Starbucks is the premier roaster, marketer and retailer of specialty coffee in the world. The first Starbucks store was opened in Seattle in 1971. The current CEO, Howard Schultz, joined the company in 1982 and decided bringing the Italian coffee-drinking culture to the United States. In 1992, the company went public. In 1996, with the home market becoming increasingly saturated, Starbucks opened the first outlet in the Far East. Ever since, the company has pursued a relentless international expansion. By 2012, Starbucks had achieved a global reach of 18,066 stores in 62 countries. With revenues grew on average 30 per cent per year, Starbucks experienced substantial growth from $160 million in 1993 to $10 billion in 2009. In 2007, Starbucks had a presence in 56 countries through approximately 17,000 stores. However, Starbucks’ relentless march had been slowed by increasingly intense competition and rising coffee bean prices between 2007 and 2009. After 2007, demand for Starbucks’ products was badly hit by the global economic recession. At the end of fiscal 2009, nearly all of the approximately 800 US Company-operated stores, 61 stores in Australia and 41 Company-operated stores in other International markets had been closed. Approximately 70 per cent of the stores that were closed had been open for fewer than 3 years. In the third quarter of 2009, The company achieved the first profit since the first quarter of 2008 by the self-save closure. Finally, CEO Schultz made Starbucks backed to the growth trend. But as the criticism the company had received on a number of fronts, he needed to decide again how to approach international markets.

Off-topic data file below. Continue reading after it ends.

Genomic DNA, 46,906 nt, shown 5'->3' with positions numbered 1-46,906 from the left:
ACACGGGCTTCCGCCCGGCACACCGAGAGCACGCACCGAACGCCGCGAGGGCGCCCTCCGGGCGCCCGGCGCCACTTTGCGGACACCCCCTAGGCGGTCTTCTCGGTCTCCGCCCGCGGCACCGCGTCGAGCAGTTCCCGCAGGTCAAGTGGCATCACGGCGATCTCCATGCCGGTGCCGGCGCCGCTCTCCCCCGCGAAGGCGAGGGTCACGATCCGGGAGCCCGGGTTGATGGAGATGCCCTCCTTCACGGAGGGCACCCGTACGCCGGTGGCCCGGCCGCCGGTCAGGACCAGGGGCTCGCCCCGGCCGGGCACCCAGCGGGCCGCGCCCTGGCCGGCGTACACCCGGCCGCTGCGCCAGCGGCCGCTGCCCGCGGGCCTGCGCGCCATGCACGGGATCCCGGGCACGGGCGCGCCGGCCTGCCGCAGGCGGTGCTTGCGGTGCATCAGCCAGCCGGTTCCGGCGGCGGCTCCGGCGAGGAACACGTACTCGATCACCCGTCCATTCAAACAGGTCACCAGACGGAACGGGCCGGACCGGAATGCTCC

The 5 forces approach is used in this part and the aim of this analysis is determining the attractiveness of the industry and understanding factors driving past, current and forecast industry profitability. Barriers to Entry: A cup of coffee could be served from many kinds of sources, such as independent operated coffee shops, quick-service restaurant, specialty coffee shops, and international retailers. Considering different types of independent operated coffee shops, the barriers of this industry is not that high. However, being one of recognized and respected band in this industry needs standard quality and high level of capital to support. In this case, the barriers to entry are medium. Bargaining Power of Suppliers: The coffee beans are mainly plant in Latin America, East Africa and South Asia. Exporters collect coffee beans which are already roasted from farmers and trade with retailers all over the world. Although there are plenty of suppliers in the industry, with the increasing consumption globally and the decreasing production in the large coffee producing countries, the average wholesale price for coffee had increased twofold between 2001 and 2010. The suppliers still keep strong power on bargaining. Bargaining Power of Buyers: The customer have lots of choices even though there will be a variety of request on flavor for different people. They also have low switching cost because of many competitors and brands in the market. Product differences are small and price sensitivity is high. All of these reasons give consumers strong bargaining power. Threat of Substitutes: There are a number of substitutes in the market to buyers. Juice, Tea and other beverages could be another choice for people. There are also many kinds of coffee related products recognized by different making process. In some regions which coffee drinking is not the main habit in daily life. For example in China, Tea obtains considerate market shares in beverage market. Competitive Rivalry: Coffee industry possesses intense competition. The differentiation of products between different entities is low and easy to replicate. Worldwide demand of coffee is growing. More than 500 billion cups of coffee were being consumed yearly. Meanwhile, hundreds of...
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